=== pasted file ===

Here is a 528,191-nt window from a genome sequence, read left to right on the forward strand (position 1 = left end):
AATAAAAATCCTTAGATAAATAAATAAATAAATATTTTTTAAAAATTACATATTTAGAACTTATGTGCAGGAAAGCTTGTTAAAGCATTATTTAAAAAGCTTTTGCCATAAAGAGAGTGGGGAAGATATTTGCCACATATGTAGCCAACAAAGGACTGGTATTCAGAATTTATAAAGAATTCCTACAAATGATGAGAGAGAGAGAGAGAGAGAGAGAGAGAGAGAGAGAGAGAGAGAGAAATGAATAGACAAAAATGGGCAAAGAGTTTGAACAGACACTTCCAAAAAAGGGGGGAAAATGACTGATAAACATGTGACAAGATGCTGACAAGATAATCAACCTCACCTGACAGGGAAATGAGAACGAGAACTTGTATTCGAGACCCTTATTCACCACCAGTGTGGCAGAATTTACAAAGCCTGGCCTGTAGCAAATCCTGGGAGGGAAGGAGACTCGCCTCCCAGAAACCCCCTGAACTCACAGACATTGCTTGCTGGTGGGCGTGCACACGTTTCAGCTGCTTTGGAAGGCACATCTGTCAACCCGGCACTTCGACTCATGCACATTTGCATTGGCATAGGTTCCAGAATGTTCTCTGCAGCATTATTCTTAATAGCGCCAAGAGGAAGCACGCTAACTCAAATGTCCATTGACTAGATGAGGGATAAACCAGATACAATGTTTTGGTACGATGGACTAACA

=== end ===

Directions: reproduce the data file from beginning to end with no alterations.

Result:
Here is a 528,191-nt window from a genome sequence, read left to right on the forward strand (position 1 = left end):
AATAAAAATCCTTAGATAAATAAATAAATAAATATTTTTTAAAAATTACATATTTAGAACTTATGTGCAGGAAAGCTTGTTAAAGCATTATTTAAAAAGCTTTTGCCATAAAGAGAGTGGGGAAGATATTTGCCACATATGTAGCCAACAAAGGACTGGTATTCAGAATTTATAAAGAATTCCTACAAATGATGAGAGAGAGAGAGAGAGAGAGAGAGAGAGAGAGAGAGAGAGAGAGAAATGAATAGACAAAAATGGGCAAAGAGTTTGAACAGACACTTCCAAAAAAGGGGGGAAAATGACTGATAAACATGTGACAAGATGCTGACAAGATAATCAACCTCACCTGACAGGGAAATGAGAACGAGAACTTGTATTCGAGACCCTTATTCACCACCAGTGTGGCAGAATTTACAAAGCCTGGCCTGTAGCAAATCCTGGGAGGGAAGGAGACTCGCCTCCCAGAAACCCCCTGAACTCACAGACATTGCTTGCTGGTGGGCGTGCACACGTTTCAGCTGCTTTGGAAGGCACATCTGTCAACCCGGCACTTCGACTCATGCACATTTGCATTGGCATAGGTTCCAGAATGTTCTCTGCAGCATTATTCTTAATAGCGCCAAGAGGAAGCACGCTAACTCAAATGTCCATTGACTAGATGAGGGATAAACCAGATACAATGTTTTGGTACGATGGACTAACA